That wouldn’t be so much of an issue if they didn’t seem to hate each other. On second thought, “hate” might be unfair. Loath is probably more accurate.

Since the last school bell rang, they have fought continuously. UFC fighters should come here to get a lesson on stamina. Yelling, screaming, tears, wrestling, punches… and that’s just first thing in the morning about who gets to use the bathroom.

There are three of them. We have three bathrooms…

You should see what happens when they get to the toaster. We only have one toaster. Blood has been shed over toast, my friends.

My wife and I want to leave, but the amount of time we have in mind would be considered an act of criminal negligence.

Our home phone, on the other hand, decided it had had enough. It went on vacation without us. I mean, the actual body of the phone is still here on the kitchen counter, but apparently all its internal virtual phone-ness has left. It has moved to Huasna, CA.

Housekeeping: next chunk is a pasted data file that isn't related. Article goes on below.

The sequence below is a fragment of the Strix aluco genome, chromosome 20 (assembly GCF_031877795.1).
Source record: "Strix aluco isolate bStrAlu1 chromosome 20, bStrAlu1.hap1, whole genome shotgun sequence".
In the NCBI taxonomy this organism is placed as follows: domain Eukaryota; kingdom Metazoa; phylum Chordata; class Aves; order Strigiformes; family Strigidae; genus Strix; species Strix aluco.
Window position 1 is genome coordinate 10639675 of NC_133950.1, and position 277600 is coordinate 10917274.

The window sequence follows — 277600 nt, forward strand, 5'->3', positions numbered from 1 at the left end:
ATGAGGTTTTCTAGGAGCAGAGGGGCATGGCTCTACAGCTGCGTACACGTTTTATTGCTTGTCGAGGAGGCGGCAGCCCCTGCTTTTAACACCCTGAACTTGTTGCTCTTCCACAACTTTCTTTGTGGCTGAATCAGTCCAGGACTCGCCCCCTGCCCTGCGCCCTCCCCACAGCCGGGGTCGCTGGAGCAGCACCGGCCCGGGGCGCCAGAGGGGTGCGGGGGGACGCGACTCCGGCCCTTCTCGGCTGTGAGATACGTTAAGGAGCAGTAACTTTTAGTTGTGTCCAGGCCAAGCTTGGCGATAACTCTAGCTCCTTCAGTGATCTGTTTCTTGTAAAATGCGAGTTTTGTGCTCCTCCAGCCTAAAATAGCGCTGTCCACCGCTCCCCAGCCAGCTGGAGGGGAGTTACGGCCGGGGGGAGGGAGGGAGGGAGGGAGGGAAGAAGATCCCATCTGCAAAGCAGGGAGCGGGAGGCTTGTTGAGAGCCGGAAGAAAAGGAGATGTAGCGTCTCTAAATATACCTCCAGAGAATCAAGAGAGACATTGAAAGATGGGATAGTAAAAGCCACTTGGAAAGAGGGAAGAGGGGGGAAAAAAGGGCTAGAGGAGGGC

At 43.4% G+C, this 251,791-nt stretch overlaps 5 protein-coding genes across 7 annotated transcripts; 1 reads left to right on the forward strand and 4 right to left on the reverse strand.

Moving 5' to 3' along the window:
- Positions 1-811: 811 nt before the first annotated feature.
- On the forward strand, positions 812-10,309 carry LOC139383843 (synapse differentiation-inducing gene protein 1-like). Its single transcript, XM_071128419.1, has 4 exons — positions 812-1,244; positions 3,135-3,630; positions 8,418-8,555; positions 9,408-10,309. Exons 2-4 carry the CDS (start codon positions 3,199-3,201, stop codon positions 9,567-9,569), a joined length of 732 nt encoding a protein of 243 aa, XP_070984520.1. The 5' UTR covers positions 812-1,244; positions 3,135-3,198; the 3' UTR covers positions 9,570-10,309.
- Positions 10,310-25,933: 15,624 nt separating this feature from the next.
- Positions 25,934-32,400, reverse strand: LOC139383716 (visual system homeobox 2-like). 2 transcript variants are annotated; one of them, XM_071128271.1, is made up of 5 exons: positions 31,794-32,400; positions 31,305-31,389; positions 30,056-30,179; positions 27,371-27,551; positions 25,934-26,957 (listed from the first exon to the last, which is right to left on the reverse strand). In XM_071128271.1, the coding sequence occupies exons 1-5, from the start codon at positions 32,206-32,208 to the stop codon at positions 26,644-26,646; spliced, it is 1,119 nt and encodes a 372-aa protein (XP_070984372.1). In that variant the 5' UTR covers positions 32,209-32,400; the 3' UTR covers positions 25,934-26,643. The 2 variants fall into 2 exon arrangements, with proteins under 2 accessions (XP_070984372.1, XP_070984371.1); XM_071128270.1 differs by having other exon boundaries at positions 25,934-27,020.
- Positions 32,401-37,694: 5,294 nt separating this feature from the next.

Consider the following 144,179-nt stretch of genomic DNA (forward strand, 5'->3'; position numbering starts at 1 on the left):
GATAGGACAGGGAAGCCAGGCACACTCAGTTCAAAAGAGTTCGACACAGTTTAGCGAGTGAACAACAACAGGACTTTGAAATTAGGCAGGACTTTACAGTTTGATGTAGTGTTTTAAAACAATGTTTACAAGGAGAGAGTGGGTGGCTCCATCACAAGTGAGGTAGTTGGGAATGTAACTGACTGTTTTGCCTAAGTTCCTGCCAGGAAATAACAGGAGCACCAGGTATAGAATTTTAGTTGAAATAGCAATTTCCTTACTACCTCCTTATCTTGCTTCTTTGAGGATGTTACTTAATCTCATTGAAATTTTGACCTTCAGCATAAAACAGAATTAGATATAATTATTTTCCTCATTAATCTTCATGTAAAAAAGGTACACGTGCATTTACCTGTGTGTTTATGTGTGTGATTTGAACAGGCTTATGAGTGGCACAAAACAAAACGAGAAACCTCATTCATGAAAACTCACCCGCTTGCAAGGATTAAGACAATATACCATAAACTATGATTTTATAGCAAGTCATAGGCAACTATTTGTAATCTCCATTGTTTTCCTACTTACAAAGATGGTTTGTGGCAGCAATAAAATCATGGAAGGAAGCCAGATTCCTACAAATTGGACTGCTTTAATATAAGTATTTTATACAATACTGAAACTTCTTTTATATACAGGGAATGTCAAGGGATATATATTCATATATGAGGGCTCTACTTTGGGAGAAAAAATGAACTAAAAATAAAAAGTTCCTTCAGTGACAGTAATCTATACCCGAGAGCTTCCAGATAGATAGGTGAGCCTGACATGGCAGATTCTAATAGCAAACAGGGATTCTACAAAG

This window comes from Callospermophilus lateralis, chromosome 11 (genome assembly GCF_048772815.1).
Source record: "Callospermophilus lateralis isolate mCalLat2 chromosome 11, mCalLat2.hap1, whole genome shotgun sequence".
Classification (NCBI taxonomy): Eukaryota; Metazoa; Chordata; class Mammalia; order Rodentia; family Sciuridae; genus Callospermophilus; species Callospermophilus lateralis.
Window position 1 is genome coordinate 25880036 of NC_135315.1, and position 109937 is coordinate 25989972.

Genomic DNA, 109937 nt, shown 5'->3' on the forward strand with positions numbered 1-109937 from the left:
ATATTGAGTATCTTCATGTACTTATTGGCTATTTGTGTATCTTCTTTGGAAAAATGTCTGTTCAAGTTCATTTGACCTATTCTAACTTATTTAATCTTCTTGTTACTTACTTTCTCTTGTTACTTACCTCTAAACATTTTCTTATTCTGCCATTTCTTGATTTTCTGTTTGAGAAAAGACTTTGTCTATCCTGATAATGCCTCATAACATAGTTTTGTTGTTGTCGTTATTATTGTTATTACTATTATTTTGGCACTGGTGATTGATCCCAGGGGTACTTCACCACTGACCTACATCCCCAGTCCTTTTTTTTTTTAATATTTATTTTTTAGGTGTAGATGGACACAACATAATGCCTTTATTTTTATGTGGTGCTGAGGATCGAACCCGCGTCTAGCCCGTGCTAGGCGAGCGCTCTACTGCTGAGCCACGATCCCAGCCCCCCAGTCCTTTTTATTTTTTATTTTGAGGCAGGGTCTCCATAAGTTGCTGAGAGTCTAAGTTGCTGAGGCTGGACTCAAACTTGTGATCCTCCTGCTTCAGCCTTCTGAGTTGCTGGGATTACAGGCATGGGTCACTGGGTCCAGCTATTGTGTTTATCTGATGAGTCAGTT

We have one of our old cell phones as a home phone for the boys, because we try very hard not to appear criminally negligent. Right there on the home screen, reporting a much nicer day, weather-wise, than we are having, our phone inexplicably thinks it’s in someplace called Huasna. (Since I have no idea how to pronounce that, I am going with “Wah-snah,” but you are free to pronounce it “Who-as-nay,” or “Fresno,” or however else you see fit.)

I don’t know exactly what happened. I’m not sure if our phone got as tired of the boys’ constant fighting as we did, or if it just needed a break from the big city hustle and bustle here in Rocklin. Either way, it picked a place where no one would ever find it.